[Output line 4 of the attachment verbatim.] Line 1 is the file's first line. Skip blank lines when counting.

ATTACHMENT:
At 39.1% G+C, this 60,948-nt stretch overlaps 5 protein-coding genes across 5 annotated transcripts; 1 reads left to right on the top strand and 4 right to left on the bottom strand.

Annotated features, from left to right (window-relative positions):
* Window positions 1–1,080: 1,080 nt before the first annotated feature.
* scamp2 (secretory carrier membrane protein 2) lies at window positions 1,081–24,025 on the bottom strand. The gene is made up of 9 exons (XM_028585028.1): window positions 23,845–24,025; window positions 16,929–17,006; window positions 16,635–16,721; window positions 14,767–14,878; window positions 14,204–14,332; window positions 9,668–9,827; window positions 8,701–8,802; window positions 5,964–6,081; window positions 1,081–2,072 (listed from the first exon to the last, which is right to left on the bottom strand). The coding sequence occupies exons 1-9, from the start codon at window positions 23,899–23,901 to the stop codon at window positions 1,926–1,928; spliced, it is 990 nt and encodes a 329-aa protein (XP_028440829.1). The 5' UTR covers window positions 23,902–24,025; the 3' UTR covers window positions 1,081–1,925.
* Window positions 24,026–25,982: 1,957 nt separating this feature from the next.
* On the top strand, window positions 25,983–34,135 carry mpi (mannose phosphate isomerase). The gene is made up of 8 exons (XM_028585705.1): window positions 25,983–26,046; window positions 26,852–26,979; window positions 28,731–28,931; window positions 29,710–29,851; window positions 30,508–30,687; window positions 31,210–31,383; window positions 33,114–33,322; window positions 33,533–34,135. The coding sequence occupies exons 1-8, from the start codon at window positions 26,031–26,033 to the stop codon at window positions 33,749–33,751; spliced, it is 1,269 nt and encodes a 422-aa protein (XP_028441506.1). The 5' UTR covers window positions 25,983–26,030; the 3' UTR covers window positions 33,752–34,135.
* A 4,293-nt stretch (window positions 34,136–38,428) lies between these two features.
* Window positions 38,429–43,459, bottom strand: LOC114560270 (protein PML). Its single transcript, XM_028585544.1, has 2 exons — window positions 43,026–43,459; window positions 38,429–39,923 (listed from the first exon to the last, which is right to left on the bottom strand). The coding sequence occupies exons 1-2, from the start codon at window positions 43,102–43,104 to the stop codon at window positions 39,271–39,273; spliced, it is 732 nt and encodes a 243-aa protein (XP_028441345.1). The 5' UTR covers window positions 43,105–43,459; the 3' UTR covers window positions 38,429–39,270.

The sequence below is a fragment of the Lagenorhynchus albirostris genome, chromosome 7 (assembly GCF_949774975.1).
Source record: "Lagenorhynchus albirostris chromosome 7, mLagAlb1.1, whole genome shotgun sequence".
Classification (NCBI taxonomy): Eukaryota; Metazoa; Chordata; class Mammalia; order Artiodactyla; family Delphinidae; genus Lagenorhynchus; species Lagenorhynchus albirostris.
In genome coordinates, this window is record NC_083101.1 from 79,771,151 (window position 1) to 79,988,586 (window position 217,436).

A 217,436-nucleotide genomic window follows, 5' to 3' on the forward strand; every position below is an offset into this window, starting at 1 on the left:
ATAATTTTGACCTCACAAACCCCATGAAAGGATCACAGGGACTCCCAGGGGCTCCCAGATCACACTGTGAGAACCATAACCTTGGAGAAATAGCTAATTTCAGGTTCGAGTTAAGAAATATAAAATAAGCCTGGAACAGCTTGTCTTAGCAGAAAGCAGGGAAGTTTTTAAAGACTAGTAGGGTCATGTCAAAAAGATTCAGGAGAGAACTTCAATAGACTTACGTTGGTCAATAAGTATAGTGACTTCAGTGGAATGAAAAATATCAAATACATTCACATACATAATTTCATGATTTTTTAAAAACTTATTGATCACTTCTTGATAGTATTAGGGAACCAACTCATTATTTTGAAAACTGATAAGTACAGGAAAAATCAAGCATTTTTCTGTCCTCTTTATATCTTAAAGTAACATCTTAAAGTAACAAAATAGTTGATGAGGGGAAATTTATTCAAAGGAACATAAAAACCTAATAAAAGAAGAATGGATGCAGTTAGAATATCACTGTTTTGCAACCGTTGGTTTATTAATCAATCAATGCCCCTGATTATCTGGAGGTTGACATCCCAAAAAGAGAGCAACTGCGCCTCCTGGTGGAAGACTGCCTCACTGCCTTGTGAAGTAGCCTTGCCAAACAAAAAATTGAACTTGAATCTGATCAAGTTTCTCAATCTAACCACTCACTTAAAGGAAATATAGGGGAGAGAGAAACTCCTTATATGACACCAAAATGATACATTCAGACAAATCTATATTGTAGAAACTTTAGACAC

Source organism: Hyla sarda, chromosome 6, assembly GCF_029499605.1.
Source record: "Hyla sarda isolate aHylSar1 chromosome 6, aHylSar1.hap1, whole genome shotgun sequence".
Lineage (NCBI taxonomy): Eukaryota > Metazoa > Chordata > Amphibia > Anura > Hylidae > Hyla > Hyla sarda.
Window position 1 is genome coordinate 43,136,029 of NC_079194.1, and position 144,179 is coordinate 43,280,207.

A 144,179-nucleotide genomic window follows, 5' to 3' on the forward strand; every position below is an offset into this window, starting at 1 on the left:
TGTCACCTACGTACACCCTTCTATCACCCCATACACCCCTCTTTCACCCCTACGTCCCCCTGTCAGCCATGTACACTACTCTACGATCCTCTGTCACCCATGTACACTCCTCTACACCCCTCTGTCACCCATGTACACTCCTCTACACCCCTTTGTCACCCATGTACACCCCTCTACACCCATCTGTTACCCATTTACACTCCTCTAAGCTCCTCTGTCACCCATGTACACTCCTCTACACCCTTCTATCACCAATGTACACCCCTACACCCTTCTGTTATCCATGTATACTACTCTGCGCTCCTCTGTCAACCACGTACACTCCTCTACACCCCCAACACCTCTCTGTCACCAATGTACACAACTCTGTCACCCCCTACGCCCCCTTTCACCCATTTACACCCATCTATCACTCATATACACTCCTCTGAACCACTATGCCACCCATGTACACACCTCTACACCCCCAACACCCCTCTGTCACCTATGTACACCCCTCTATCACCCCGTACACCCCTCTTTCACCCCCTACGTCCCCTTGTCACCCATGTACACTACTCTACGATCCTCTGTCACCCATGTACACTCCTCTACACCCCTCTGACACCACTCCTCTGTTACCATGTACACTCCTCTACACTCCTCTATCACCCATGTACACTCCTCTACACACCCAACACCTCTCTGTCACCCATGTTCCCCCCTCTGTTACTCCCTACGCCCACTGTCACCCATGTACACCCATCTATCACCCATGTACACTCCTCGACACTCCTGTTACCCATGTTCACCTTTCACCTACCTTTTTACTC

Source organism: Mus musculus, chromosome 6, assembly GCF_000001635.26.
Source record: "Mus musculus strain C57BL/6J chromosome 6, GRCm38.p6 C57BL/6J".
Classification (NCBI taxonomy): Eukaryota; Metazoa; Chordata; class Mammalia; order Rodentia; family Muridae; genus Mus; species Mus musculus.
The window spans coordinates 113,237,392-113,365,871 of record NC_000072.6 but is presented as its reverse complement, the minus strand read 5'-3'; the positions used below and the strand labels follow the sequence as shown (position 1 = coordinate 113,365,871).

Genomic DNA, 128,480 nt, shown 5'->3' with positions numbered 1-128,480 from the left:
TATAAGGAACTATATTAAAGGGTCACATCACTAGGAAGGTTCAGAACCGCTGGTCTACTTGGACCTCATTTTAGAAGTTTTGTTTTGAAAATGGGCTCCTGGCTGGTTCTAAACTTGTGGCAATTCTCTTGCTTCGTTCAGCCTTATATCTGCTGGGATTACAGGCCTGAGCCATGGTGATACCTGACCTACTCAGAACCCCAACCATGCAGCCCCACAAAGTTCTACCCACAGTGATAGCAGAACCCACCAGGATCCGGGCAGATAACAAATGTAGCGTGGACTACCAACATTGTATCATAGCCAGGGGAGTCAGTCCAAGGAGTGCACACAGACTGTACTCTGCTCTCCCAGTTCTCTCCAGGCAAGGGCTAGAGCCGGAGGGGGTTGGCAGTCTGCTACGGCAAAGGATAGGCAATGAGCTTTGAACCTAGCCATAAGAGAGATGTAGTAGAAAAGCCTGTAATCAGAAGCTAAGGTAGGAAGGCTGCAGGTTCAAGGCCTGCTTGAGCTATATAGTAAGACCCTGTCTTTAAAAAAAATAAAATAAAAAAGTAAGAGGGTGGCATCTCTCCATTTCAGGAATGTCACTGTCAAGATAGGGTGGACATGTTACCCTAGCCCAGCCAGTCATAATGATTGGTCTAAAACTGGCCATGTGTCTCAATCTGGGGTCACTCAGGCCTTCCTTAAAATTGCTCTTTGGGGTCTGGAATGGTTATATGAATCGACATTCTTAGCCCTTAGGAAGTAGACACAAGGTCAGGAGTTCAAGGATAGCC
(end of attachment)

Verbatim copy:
* scamp2 (secretory carrier membrane protein 2) lies at window positions 1,081–24,025 on the bottom strand. The gene is made up of 9 exons (XM_028585028.1): window positions 23,845–24,025; window positions 16,929–17,006; window positions 16,635–16,721; window positions 14,767–14,878; window positions 14,204–14,332; window positions 9,668–9,827; window positions 8,701–8,802; window positions 5,964–6,081; window positions 1,081–2,072 (listed from the first exon to the last, which is right to left on the bottom strand). The coding sequence occupies exons 1-9, from the start codon at window positions 23,899–23,901 to the stop codon at window positions 1,926–1,928; spliced, it is 990 nt and encodes a 329-aa protein (XP_028440829.1). The 5' UTR covers window positions 23,902–24,025; the 3' UTR covers window positions 1,081–1,925.